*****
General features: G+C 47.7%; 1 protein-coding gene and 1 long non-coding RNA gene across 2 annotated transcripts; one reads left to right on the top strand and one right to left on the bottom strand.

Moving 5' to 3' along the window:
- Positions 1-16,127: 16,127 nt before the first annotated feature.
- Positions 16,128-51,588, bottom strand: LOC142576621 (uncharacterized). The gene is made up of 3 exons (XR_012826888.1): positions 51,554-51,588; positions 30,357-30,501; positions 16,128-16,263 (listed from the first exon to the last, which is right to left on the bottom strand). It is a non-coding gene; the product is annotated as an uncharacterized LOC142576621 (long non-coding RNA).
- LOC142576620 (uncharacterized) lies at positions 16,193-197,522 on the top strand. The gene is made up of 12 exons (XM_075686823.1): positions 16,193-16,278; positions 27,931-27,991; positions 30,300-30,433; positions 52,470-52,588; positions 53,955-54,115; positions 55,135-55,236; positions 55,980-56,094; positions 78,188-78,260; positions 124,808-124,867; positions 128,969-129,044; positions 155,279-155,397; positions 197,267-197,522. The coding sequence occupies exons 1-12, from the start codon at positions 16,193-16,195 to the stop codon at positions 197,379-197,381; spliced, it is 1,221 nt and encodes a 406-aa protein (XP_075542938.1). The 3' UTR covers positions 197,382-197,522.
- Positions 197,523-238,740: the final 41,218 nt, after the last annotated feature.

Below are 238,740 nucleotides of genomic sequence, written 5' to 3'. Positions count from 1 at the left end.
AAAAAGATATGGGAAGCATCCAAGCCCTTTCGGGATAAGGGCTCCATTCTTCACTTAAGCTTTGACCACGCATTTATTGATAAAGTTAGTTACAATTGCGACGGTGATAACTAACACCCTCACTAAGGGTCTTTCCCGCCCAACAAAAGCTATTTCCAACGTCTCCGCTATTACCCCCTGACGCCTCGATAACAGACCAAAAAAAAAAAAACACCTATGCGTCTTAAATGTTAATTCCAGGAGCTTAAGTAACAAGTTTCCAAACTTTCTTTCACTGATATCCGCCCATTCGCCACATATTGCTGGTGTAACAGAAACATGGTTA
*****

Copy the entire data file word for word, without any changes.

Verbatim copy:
General features: G+C 47.7%; 1 protein-coding gene and 1 long non-coding RNA gene across 2 annotated transcripts; one reads left to right on the top strand and one right to left on the bottom strand.

Moving 5' to 3' along the window:
- Positions 1-16,127: 16,127 nt before the first annotated feature.
- Positions 16,128-51,588, bottom strand: LOC142576621 (uncharacterized). The gene is made up of 3 exons (XR_012826888.1): positions 51,554-51,588; positions 30,357-30,501; positions 16,128-16,263 (listed from the first exon to the last, which is right to left on the bottom strand). It is a non-coding gene; the product is annotated as an uncharacterized LOC142576621 (long non-coding RNA).
- LOC142576620 (uncharacterized) lies at positions 16,193-197,522 on the top strand. The gene is made up of 12 exons (XM_075686823.1): positions 16,193-16,278; positions 27,931-27,991; positions 30,300-30,433; positions 52,470-52,588; positions 53,955-54,115; positions 55,135-55,236; positions 55,980-56,094; positions 78,188-78,260; positions 124,808-124,867; positions 128,969-129,044; positions 155,279-155,397; positions 197,267-197,522. The coding sequence occupies exons 1-12, from the start codon at positions 16,193-16,195 to the stop codon at positions 197,379-197,381; spliced, it is 1,221 nt and encodes a 406-aa protein (XP_075542938.1). The 3' UTR covers positions 197,382-197,522.
- Positions 197,523-238,740: the final 41,218 nt, after the last annotated feature.

Below are 238,740 nucleotides of genomic sequence, written 5' to 3'. Positions count from 1 at the left end.
AAAAAGATATGGGAAGCATCCAAGCCCTTTCGGGATAAGGGCTCCATTCTTCACTTAAGCTTTGACCACGCATTTATTGATAAAGTTAGTTACAATTGCGACGGTGATAACTAACACCCTCACTAAGGGTCTTTCCCGCCCAACAAAAGCTATTTCCAACGTCTCCGCTATTACCCCCTGACGCCTCGATAACAGACCAAAAAAAAAAAAACACCTATGCGTCTTAAATGTTAATTCCAGGAGCTTAAGTAACAAGTTTCCAAACTTTCTTTCACTGATATCCGCCCATTCGCCACATATTGCTGGTGTAACAGAAACATGGTTA